John Dekoskie (“Claimant”) filed claim number 106661 on
September 20, 2002 alleging Defendant was negligent in its care and maintenance
of the bunk beds at Five Points Correctional Facility (“Five
Points”). I conducted a trial on this matter on September 12, 2005 at
Auburn Correctional Facility.
Claimant alleges that on January 6, 2001 at
approximately 5:30 a.m., he attempted to lie down on his top bunk in his cell at
Five Points. He testified he climbed up the ladder at the end of the bunk,
stood on the top rung, and placed his knee on the bunk in an effort to pull
himself off the ladder and up onto the mattress. He believes his knee was about
6 to 12 inches from the edge of the mattress. This resulted in his upper body
being up over the mattress while his lower body was still on the ladder. At
this point, the mattress “slipped sideways.” Claimant tried to
prevent himself from falling off the bunk with the mattress but there were no
railings or other objects to hold on to. Claimant believes his stomach hit the
bed frame when he lost his balance and began to fall, causing him to fall
backwards, strike his head on the lip of the shower stall and lose
consciousness. He sustained a 2.5 inch laceration on the back of his head and
was treated at Cayuga Medical Center (Exh. 1).
Claimant believes Defendant is at fault because the mattress is too large
for the bed frame and/or the bunk lacks guard railings or any other way to keep
the mattress on the frame.
On cross-examination, Claimant stated that, prior
to this incident, he had been getting on and off the top bunk for five months
without a problem.
Defendant had Deputy Superintendent Dawson Brown testify.
Deputy Superintendent Brown is responsible for the condition of the physical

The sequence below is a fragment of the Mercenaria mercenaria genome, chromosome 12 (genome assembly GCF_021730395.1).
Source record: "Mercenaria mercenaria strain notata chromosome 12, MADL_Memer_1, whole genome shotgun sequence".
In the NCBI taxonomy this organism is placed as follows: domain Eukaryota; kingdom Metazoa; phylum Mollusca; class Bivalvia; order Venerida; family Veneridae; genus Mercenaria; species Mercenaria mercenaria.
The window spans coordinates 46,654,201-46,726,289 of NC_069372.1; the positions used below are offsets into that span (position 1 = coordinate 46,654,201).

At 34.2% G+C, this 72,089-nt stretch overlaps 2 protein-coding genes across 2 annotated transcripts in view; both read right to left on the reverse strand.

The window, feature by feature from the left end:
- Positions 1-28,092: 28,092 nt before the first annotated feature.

plant at Five Points. He stated that Five Points, which was built in 2000, is
the newest correctional facility in New York State and met all New York State
Building Codes at the time of construction. The cell design was common and has
been in use since the mid-1990s. He also testified that Exhibit A, a one-page
document comprised of four photographs of a cell at Five Points, each taken from
a different angel, fairly and accurately depicts the mattresses and pillows
provided to inmates. He stated that inmates’ cells are inspected daily by
correction staff, and each week for fire and safety regulation compliance. Each
month, the Environmental Services staff also conducts cell inspections. In
addition, Housekeeping and Industrial Hygiene conduct one inspection a year. He
further testified that he was familiar with the bunk construction and opined
that it was of a design used in approximately 10 correctional facilities in New
York State. It has been in use since the early 1990s and to his knowledge, this
is the first case where an inmate has alleged that the bunk’s construction
or design caused him to fall off the bed.
Deputy Superintendent Brown also
addressed the Claimant’s allegations about the size of the mattresses.
The mattresses and pillows are designed specifically for these bunks by